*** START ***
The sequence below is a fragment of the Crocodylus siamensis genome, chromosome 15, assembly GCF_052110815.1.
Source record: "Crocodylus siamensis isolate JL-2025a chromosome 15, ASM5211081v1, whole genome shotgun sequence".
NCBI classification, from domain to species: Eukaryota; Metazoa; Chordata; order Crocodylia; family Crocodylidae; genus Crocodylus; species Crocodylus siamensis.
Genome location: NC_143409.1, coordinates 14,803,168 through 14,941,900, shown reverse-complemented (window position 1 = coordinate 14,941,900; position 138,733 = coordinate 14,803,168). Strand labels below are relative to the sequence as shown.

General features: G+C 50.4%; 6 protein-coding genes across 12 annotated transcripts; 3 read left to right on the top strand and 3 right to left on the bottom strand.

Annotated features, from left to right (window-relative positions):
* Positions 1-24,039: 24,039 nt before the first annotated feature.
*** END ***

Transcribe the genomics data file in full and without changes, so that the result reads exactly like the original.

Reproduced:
The sequence below is a fragment of the Crocodylus siamensis genome, chromosome 15, assembly GCF_052110815.1.
Source record: "Crocodylus siamensis isolate JL-2025a chromosome 15, ASM5211081v1, whole genome shotgun sequence".
NCBI classification, from domain to species: Eukaryota; Metazoa; Chordata; order Crocodylia; family Crocodylidae; genus Crocodylus; species Crocodylus siamensis.
Genome location: NC_143409.1, coordinates 14,803,168 through 14,941,900, shown reverse-complemented (window position 1 = coordinate 14,941,900; position 138,733 = coordinate 14,803,168). Strand labels below are relative to the sequence as shown.

General features: G+C 50.4%; 6 protein-coding genes across 12 annotated transcripts; 3 read left to right on the top strand and 3 right to left on the bottom strand.

Annotated features, from left to right (window-relative positions):
* Positions 1-24,039: 24,039 nt before the first annotated feature.